New Jersey Department
|For Immediate Release: December 9, 2004||
For Further Information:: Mary Cozzolino - (609) 292-5064
Teaching High School Drivers the ABCs of Auto Insurance
MEDFORD – The New Jersey Department of Banking and Insurance is committed to educating young drivers on the ABCs of auto insurance. That was the message Department staff delivered yesterday at Lenape High School in Medford.
“The State of New Jersey is playing an important role in teaching our newest drivers the basics about auto insurance,” said Acting Governor Richard J. Codey. “Along with the rules of the road are penalties for failing to obey them, which can lead to much higher auto insurance costs for young drivers and their parents. Our goal is to help them be safer drivers and better consumers with auto insurance that costs less.”
“Parents of new drivers have many more options today thanks to recent auto insurance reforms,” Commissioner Holly C. Bakke said. “I urge consumers of all ages, specifically our state’s youngest drivers, to shop around for the best price on auto insurance coverage.”
James Lavery, a Department community educator, taught driver education students the basics of auto insurance. He answered questions such as, What is a premium? What is a deductible? Will my parents’ auto insurance costs go up?
Since 1998, Lavery and other Department educators have traveled from High Point to Cape May and Rockleigh to Salem teaching citizens about various aspects of auto insurance, including basic information on premiums and deductibles. Program participants learn how speeding tickets and drunk driving cannot only put their lives at risk, but also cost them money with higher auto insurance premiums.
“Our auto insurance workshops serve as practical guides for drivers of all ages,” said Lavery. “This information is especially important to parents and students who are responsible for their auto insurance costs.”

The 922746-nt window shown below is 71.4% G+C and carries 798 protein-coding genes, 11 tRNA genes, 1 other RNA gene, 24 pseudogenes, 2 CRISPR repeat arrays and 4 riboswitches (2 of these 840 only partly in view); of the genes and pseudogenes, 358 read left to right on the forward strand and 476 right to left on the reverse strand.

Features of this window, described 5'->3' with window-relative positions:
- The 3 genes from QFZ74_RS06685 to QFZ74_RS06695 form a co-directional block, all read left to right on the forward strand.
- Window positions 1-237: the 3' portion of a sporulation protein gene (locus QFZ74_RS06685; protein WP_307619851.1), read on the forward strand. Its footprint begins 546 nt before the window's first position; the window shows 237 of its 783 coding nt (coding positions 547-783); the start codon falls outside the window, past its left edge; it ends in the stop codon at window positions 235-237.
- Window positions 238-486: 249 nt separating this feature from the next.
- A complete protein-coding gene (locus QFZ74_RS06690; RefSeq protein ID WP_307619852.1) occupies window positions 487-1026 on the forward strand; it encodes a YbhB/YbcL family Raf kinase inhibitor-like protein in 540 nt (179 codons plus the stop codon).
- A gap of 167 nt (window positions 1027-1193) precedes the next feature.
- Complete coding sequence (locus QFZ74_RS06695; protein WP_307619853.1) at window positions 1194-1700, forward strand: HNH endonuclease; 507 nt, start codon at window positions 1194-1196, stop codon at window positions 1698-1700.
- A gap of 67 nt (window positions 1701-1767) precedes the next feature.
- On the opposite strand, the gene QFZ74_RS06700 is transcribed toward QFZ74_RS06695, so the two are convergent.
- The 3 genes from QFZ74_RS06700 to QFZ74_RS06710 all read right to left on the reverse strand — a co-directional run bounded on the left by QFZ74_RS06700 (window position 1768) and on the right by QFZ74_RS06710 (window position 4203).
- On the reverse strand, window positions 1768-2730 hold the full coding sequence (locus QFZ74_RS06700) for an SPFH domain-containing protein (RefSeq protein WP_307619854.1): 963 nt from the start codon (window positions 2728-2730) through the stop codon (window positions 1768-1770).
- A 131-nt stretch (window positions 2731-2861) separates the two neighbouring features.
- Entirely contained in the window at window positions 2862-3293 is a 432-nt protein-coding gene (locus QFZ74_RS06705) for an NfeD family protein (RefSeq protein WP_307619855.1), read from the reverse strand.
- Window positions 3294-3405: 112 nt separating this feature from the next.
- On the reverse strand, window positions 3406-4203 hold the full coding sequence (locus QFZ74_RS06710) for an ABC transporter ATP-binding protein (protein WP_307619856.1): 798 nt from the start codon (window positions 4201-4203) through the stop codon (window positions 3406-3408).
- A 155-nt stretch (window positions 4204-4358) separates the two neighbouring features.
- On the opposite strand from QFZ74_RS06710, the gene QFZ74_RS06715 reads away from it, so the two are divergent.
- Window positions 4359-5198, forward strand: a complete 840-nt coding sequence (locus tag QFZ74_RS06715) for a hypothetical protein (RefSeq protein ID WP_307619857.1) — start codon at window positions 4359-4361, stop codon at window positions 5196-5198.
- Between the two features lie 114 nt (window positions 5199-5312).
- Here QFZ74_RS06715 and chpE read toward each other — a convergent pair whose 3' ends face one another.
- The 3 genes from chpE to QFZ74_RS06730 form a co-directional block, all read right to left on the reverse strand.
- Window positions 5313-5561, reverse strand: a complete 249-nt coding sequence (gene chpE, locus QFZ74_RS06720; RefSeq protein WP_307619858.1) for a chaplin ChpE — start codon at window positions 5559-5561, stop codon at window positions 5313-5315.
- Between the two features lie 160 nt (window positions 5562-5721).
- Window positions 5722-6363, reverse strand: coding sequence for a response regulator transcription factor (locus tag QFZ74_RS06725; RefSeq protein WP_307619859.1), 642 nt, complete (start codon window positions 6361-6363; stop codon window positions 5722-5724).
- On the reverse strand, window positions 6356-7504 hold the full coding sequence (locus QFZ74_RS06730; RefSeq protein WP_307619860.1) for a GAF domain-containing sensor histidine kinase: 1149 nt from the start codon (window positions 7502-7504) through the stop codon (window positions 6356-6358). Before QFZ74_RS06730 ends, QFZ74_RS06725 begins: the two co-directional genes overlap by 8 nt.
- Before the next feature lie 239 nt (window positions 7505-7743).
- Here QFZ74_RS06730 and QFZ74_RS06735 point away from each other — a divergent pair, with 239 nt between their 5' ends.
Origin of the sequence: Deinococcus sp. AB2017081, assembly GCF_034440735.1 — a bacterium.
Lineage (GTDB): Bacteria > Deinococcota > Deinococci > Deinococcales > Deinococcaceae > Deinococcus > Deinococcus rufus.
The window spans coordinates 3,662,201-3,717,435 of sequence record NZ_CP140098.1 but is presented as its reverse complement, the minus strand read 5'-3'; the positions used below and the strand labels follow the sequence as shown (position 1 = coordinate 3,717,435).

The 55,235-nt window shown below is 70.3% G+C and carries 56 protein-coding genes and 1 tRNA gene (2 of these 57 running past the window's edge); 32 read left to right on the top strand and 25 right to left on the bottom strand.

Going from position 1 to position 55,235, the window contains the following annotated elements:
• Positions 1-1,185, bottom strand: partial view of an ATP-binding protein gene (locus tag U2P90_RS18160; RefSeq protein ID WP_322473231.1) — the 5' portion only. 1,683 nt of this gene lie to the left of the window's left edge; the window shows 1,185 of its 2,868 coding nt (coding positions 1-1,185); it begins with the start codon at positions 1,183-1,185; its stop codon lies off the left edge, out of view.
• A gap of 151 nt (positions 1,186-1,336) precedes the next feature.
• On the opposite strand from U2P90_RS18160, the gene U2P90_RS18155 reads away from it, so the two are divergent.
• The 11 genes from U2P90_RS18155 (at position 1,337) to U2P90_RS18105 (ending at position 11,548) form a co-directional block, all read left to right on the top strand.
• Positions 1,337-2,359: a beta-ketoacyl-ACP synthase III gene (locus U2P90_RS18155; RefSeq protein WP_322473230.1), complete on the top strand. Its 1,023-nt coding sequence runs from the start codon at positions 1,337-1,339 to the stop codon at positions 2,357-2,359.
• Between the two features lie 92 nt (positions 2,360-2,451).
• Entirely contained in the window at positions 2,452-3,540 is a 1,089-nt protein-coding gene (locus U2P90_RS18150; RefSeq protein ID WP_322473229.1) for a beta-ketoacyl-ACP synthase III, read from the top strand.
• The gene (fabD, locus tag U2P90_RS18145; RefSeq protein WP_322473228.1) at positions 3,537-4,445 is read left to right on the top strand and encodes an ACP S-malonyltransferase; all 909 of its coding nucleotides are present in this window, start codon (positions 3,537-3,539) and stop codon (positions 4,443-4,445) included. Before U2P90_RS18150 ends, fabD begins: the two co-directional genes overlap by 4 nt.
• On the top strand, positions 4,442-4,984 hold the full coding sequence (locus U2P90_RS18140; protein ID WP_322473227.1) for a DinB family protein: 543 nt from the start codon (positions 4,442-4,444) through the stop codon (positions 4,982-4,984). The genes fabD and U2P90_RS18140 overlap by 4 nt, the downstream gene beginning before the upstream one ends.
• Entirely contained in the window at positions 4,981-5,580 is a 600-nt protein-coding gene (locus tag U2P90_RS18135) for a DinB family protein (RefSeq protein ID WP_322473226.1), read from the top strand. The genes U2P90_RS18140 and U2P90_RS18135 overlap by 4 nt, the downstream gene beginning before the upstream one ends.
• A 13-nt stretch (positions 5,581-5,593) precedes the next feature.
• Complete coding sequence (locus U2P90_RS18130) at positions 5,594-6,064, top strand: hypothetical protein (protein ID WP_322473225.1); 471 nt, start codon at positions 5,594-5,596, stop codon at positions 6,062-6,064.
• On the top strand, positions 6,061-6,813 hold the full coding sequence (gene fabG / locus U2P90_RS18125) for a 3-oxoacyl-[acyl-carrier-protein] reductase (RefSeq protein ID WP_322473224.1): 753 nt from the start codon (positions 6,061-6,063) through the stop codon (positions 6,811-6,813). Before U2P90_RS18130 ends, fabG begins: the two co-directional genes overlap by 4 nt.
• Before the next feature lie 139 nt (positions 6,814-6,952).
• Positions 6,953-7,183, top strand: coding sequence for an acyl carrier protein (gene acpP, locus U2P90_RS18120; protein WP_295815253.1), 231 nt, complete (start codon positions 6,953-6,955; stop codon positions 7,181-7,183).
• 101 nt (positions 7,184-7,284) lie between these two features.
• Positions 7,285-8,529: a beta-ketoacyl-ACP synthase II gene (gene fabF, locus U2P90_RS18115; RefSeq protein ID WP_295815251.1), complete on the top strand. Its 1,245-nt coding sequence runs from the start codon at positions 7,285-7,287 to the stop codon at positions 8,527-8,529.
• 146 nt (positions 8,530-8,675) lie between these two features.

The program also covers auto insurance fraud, a serious crime in New Jersey that can lead to jail time. Insurance fraud costs consumers nationwide $70 billion annually and costs each person $1,300 every year.
“Insurance fraud costs everyone money,” said Commissioner Bakke. “But it also puts innocent people, including our youngest drivers who are just starting to gain experience on New Jersey roads, in danger.”
Yesterday at Lenape High School, Lavery went over several types of fraud schemes, like the “Swoop and Squat,” a staged rear-end accident that often targets unsuspecting young drivers, commonly used by organized rings.
“Auto insurance fraud rings often target young drivers,” said Lavery. “After the first six months, when drivers get over being nervous, they feel like they can do anything. But they are still not experienced enough to avoid these types of accidents. Education and awareness training goes a long way in helping new drivers of all ages stay safer on the road and avoid being victimized.”
Community educators utilize videos; many of them produced at the Department’s studio, to help drive home the point that auto insurance fraud isn’t just about stealing money from insurance companies and consumers. It’s also a safety issue. “People can get hurt, and sometimes killed, in staged accidents,” stressed Lavery.
Department educators have trained insurance company executives, law enforcement officials, business people, high school students and civic group members on various insurance industry related issues. Over the years, the Department has branched out into other programs such as general consumer awareness for seniors and identity theft.
“The number of requests for our education programs has grown rapidly,” said Commissioner Bakke. “Over the last six years, the Department has presented more than 1,300 programs to more than 65,000 people.”